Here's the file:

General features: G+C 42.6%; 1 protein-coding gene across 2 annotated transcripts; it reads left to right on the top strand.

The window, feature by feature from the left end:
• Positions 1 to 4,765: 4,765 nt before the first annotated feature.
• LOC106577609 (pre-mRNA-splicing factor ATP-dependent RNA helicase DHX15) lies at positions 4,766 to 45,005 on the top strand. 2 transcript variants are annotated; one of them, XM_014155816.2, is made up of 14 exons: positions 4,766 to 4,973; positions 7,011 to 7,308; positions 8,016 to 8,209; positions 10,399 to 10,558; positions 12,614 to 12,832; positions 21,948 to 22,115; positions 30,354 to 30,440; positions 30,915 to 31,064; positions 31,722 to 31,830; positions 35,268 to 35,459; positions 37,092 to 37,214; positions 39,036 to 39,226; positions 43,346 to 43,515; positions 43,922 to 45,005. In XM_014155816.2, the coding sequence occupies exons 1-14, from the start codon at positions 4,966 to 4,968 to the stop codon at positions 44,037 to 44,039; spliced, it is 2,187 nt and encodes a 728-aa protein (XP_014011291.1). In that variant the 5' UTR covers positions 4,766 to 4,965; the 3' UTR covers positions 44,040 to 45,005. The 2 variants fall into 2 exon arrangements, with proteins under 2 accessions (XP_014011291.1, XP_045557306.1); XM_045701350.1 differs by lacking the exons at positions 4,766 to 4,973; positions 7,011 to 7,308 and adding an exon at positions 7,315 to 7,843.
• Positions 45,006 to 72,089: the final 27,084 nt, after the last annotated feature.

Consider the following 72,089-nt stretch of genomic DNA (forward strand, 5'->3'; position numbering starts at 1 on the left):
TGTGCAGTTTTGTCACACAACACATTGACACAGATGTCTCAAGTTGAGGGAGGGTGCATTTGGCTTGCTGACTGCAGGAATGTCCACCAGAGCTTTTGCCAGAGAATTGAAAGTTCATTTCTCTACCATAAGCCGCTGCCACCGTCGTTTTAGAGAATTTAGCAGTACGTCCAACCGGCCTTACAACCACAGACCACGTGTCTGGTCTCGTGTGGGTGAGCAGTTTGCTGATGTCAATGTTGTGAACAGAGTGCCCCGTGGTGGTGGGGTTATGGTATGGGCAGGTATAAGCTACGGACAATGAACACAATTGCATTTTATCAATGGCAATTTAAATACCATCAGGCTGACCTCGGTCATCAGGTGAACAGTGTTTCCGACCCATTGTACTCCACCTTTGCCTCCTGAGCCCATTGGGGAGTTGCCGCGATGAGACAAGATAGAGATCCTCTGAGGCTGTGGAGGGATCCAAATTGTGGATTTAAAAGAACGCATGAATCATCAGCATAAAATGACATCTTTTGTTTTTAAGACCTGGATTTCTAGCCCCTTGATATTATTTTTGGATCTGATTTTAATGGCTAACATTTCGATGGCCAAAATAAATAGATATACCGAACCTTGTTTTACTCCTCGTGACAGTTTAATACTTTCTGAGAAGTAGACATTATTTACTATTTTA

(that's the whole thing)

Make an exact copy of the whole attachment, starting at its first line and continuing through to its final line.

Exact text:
General features: G+C 42.6%; 1 protein-coding gene across 2 annotated transcripts; it reads left to right on the top strand.

The window, feature by feature from the left end:
• Positions 1 to 4,765: 4,765 nt before the first annotated feature.
• LOC106577609 (pre-mRNA-splicing factor ATP-dependent RNA helicase DHX15) lies at positions 4,766 to 45,005 on the top strand. 2 transcript variants are annotated; one of them, XM_014155816.2, is made up of 14 exons: positions 4,766 to 4,973; positions 7,011 to 7,308; positions 8,016 to 8,209; positions 10,399 to 10,558; positions 12,614 to 12,832; positions 21,948 to 22,115; positions 30,354 to 30,440; positions 30,915 to 31,064; positions 31,722 to 31,830; positions 35,268 to 35,459; positions 37,092 to 37,214; positions 39,036 to 39,226; positions 43,346 to 43,515; positions 43,922 to 45,005. In XM_014155816.2, the coding sequence occupies exons 1-14, from the start codon at positions 4,966 to 4,968 to the stop codon at positions 44,037 to 44,039; spliced, it is 2,187 nt and encodes a 728-aa protein (XP_014011291.1). In that variant the 5' UTR covers positions 4,766 to 4,965; the 3' UTR covers positions 44,040 to 45,005. The 2 variants fall into 2 exon arrangements, with proteins under 2 accessions (XP_014011291.1, XP_045557306.1); XM_045701350.1 differs by lacking the exons at positions 4,766 to 4,973; positions 7,011 to 7,308 and adding an exon at positions 7,315 to 7,843.
• Positions 45,006 to 72,089: the final 27,084 nt, after the last annotated feature.

Consider the following 72,089-nt stretch of genomic DNA (forward strand, 5'->3'; position numbering starts at 1 on the left):
TGTGCAGTTTTGTCACACAACACATTGACACAGATGTCTCAAGTTGAGGGAGGGTGCATTTGGCTTGCTGACTGCAGGAATGTCCACCAGAGCTTTTGCCAGAGAATTGAAAGTTCATTTCTCTACCATAAGCCGCTGCCACCGTCGTTTTAGAGAATTTAGCAGTACGTCCAACCGGCCTTACAACCACAGACCACGTGTCTGGTCTCGTGTGGGTGAGCAGTTTGCTGATGTCAATGTTGTGAACAGAGTGCCCCGTGGTGGTGGGGTTATGGTATGGGCAGGTATAAGCTACGGACAATGAACACAATTGCATTTTATCAATGGCAATTTAAATACCATCAGGCTGACCTCGGTCATCAGGTGAACAGTGTTTCCGACCCATTGTACTCCACCTTTGCCTCCTGAGCCCATTGGGGAGTTGCCGCGATGAGACAAGATAGAGATCCTCTGAGGCTGTGGAGGGATCCAAATTGTGGATTTAAAAGAACGCATGAATCATCAGCATAAAATGACATCTTTTGTTTTTAAGACCTGGATTTCTAGCCCCTTGATATTATTTTTGGATCTGATTTTAATGGCTAACATTTCGATGGCCAAAATAAATAGATATACCGAACCTTGTTTTACTCCTCGTGACAGTTTAATACTTTCTGAGAAGTAGACATTATTTACTATTTTA